Monday, October 29, 2007

The Problem at Hand

So, this isn't really the problem, but it's close enough...

We assign workers to jobs at various client sites around the country. Although we learn about some of these jobs a few days ahead of time, most are rush jobs -- "How soon can you get here?" sorts of things. And, these jobs are specialized. Not all workers can perform all jobs. Special equipment is often required as are various worker certifications. Fairness matters too -- workers who haven't done a job in awhile get first dibs.

Does this sound like a problem for a rules engine yet?

Even though there are a lot of hard-and-fast rules, my client's employees still need to exercise some discretion when making assignment choices. So, our goal is to provide a ranked list of workers appropriate for particular jobs. Speed is important. Users won't wait for us to compute a list of workers each time they want to contemplate a decision. A half second is probably all the compute time we can tolerate.

This leads me to discuss the scale of our problem. We have about 500 jobs starting every day and about 1000 workers. While these numbers don't seem large at first, we're looking at half a million potential assignments at any given time. Some of the rules for assignment are straightforward: If the job requires the worker to have a particular certification, he or she must have the certification. However, many of the rules are more computationally intensive: How long will it take the worker to drive to the job site, and will he be able to start on time? A call out to our routing server takes a couple of seconds, and that alone is way beyond our SLA for our users.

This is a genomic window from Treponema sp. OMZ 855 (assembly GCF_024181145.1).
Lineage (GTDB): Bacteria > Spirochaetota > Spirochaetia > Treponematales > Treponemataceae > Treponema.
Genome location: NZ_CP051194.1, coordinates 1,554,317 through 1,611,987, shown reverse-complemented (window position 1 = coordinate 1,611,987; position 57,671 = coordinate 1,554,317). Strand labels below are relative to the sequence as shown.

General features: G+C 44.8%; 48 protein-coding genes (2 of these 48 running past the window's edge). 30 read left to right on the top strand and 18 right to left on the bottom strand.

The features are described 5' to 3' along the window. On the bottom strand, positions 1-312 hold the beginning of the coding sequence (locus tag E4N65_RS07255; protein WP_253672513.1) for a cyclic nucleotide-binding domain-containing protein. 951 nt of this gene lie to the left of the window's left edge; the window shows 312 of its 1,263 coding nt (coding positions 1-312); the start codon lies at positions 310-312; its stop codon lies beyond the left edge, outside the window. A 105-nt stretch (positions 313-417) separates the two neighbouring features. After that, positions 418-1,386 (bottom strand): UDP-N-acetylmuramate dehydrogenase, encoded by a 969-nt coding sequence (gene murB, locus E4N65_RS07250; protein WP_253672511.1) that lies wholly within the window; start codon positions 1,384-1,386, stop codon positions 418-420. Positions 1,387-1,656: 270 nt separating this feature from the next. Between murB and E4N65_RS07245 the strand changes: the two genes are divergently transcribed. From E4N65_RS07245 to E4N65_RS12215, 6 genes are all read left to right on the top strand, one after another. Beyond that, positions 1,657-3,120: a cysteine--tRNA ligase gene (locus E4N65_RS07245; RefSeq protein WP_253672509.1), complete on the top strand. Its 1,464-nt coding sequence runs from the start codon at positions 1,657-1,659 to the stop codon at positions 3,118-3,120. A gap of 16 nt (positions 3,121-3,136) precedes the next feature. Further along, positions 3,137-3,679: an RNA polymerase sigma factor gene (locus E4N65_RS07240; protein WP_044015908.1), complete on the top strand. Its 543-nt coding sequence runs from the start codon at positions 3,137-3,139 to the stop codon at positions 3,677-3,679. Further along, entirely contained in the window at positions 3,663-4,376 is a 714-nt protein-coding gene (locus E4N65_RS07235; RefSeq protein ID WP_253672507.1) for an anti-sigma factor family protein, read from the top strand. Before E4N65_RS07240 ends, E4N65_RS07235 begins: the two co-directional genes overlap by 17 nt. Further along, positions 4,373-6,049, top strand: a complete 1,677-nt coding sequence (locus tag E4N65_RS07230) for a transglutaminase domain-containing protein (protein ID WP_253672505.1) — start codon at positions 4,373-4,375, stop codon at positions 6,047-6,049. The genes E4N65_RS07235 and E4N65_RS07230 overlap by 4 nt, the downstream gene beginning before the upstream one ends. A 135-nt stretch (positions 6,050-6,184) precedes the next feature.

We're Piloting Drools

Hi. I'm Steve Shabino, and this is my first post on this blog. I'm a software consultant based in Cleveland, Ohio who works with Java technologies.

For the past couple of weeks, I have been working on a pilot project with my client where we are building a decision support system using Drools. In the following weeks, I will document our progress so that others may learn from our efforts. While these posts will be technically accurate, I will obfuscate the problem domain to protect my client's privacy. Although I'd really like to share details, I think I can represent all the important parts via the "fake project."